They both are cognizant of the connection between native plants, many of which are endangered, and the wildlife they sustain. And Ms. Majorelle, whose company has installed 15 green roofs, is trying to spread native plants across as many roofs and concrete courtyards as possible.
“I put 20 plants of Asclepias tuberosa, or butterfly weed, on the green roof of our office, which is eight stories high, and the monarch caterpillars found them,” she said.
In building this rain garden in a courtyard, the Majorelles applied many of the same principles they use on green roofs. They knew from speaking with college administrators that the courtyard, where countless graduations and gatherings have been held, could bear the weight of the garden, with its three to four tons of stones, soil and plants.
The first step in constructing the garden was bending the dark-colored aluminum edging (GeoEdge, made by Permaloc) to mimic the undulating sides of a stream. To protect the concrete, they put a roof membrane on top of it, as well as a drainage mat to keep excess water from pooling on the surface.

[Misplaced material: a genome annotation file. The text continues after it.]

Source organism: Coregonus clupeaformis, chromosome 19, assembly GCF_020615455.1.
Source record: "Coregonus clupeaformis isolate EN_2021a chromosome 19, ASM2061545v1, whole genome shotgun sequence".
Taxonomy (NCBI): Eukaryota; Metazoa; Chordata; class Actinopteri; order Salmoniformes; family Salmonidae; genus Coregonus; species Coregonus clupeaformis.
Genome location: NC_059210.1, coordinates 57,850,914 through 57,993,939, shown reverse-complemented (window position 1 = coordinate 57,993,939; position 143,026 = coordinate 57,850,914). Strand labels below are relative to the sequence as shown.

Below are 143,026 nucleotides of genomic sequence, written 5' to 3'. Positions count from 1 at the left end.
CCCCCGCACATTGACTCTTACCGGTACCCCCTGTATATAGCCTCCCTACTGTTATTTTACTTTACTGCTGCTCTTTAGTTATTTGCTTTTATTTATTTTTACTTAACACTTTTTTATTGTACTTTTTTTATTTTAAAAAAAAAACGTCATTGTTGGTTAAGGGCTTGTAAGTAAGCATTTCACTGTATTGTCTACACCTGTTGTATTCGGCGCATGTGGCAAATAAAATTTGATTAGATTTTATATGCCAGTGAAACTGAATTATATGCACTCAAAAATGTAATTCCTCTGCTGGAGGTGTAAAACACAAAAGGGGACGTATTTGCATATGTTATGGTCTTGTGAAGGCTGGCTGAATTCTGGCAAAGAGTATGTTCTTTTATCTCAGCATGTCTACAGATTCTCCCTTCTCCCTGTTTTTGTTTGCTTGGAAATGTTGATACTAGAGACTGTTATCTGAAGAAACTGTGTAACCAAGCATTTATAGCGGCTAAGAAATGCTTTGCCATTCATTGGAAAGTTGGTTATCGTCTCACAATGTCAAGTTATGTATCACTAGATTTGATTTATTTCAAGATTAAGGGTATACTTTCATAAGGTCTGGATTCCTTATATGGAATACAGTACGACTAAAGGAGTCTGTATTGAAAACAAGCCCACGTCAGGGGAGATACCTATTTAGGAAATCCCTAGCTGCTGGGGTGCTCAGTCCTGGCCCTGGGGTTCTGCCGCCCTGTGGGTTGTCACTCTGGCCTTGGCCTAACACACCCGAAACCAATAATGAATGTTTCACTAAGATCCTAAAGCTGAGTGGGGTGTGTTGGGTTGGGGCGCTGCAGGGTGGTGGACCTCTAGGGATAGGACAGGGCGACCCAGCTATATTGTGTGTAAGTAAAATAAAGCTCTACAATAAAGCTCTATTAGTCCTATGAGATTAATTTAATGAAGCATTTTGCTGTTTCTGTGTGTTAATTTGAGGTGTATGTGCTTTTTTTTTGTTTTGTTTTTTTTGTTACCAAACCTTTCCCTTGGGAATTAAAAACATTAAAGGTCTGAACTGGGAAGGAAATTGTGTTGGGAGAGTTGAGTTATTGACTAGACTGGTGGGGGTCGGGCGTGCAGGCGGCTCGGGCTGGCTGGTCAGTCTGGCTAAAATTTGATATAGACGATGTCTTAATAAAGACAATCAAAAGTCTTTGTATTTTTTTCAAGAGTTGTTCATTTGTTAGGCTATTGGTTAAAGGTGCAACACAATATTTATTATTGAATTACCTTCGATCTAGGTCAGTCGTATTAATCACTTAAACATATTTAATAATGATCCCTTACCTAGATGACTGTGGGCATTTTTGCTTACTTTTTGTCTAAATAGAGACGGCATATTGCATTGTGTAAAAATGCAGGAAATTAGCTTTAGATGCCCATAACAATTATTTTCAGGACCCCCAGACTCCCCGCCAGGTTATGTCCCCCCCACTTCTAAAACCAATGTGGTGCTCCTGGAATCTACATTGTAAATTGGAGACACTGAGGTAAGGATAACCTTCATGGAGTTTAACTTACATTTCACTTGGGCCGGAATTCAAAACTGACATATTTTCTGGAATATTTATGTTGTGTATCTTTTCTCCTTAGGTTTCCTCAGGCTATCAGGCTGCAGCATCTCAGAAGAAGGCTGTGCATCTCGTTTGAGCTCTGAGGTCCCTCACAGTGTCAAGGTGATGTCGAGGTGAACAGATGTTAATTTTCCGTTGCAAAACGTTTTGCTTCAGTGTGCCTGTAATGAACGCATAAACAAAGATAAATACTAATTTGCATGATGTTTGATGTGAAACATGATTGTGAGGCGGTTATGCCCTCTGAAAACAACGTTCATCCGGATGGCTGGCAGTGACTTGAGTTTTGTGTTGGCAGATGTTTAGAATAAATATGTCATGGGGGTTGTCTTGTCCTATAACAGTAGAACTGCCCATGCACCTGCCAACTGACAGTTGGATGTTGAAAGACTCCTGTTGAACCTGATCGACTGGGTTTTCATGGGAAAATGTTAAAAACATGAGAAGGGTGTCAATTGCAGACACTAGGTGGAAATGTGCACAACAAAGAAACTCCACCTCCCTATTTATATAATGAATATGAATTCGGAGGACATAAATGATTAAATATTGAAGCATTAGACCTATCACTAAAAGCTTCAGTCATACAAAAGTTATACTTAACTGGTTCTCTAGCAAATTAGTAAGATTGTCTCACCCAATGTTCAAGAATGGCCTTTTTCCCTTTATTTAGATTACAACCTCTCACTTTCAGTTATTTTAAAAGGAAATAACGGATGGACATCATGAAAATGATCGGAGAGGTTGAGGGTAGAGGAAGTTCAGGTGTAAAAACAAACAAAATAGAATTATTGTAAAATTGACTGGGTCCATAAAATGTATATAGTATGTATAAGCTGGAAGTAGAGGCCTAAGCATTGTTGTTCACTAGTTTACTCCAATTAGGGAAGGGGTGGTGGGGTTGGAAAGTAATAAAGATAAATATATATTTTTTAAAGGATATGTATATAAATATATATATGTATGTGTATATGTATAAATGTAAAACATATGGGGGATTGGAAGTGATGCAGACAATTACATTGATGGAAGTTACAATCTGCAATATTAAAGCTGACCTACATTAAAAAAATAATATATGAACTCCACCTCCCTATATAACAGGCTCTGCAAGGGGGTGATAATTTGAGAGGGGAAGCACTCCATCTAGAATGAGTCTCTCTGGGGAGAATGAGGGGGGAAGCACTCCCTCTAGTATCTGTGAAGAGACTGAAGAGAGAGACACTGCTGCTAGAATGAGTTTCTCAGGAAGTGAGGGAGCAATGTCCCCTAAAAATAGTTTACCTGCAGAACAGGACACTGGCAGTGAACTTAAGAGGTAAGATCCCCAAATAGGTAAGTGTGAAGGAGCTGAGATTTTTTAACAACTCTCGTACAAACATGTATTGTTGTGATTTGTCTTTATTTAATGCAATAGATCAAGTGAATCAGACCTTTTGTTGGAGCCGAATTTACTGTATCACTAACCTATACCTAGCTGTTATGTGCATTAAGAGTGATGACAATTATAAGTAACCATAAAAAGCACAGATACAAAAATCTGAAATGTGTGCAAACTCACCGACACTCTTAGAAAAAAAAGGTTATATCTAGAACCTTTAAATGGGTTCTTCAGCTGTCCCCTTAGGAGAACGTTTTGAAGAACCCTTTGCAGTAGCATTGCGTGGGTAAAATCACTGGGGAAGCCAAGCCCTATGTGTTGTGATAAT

The shape and size of the garden was constricted by the public gatherings in the courtyard. “Otherwise, I would have covered it with a pond,” Ms. Majorelle said. But those restrictions inspired the riverbed.
Mr. Majorelle worked with a friend who owns a metal shop to build a wide copper pan, angled just below the downspout, to send water gushing into the garden. They drilled a hole in the back of the downspout and attached a rubber tube; buried under pea gravel and rocks, it carries water to the second half of the garden.
“Our concern was that the water wouldn’t travel as far as it needed to go,” Ms. Marjorelle said.
It took their sturdy crew of four about a week to lug tons of gravel and sand, good topsoil, compost and river rocks up the dozen steps to the courtyard.